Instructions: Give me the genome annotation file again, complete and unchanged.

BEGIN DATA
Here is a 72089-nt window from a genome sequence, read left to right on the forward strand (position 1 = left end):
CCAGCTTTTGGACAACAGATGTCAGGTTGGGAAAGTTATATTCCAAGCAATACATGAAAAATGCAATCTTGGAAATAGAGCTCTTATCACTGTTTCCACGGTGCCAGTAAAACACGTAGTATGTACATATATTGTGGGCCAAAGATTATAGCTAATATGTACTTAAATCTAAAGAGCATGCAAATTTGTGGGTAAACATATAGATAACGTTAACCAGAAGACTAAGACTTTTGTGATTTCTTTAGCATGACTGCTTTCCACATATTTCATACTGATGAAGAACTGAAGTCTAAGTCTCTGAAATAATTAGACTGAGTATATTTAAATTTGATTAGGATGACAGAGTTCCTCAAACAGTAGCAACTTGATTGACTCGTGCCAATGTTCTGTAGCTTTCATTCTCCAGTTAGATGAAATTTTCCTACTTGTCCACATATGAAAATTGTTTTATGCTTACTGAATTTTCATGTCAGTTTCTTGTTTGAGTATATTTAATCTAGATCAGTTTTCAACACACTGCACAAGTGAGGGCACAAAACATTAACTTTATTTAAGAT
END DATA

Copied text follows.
Here is a 72089-nt window from a genome sequence, read left to right on the forward strand (position 1 = left end):
CCAGCTTTTGGACAACAGATGTCAGGTTGGGAAAGTTATATTCCAAGCAATACATGAAAAATGCAATCTTGGAAATAGAGCTCTTATCACTGTTTCCACGGTGCCAGTAAAACACGTAGTATGTACATATATTGTGGGCCAAAGATTATAGCTAATATGTACTTAAATCTAAAGAGCATGCAAATTTGTGGGTAAACATATAGATAACGTTAACCAGAAGACTAAGACTTTTGTGATTTCTTTAGCATGACTGCTTTCCACATATTTCATACTGATGAAGAACTGAAGTCTAAGTCTCTGAAATAATTAGACTGAGTATATTTAAATTTGATTAGGATGACAGAGTTCCTCAAACAGTAGCAACTTGATTGACTCGTGCCAATGTTCTGTAGCTTTCATTCTCCAGTTAGATGAAATTTTCCTACTTGTCCACATATGAAAATTGTTTTATGCTTACTGAATTTTCATGTCAGTTTCTTGTTTGAGTATATTTAATCTAGATCAGTTTTCAACACACTGCACAAGTGAGGGCACAAAACATTAACTTTATTTAAGAT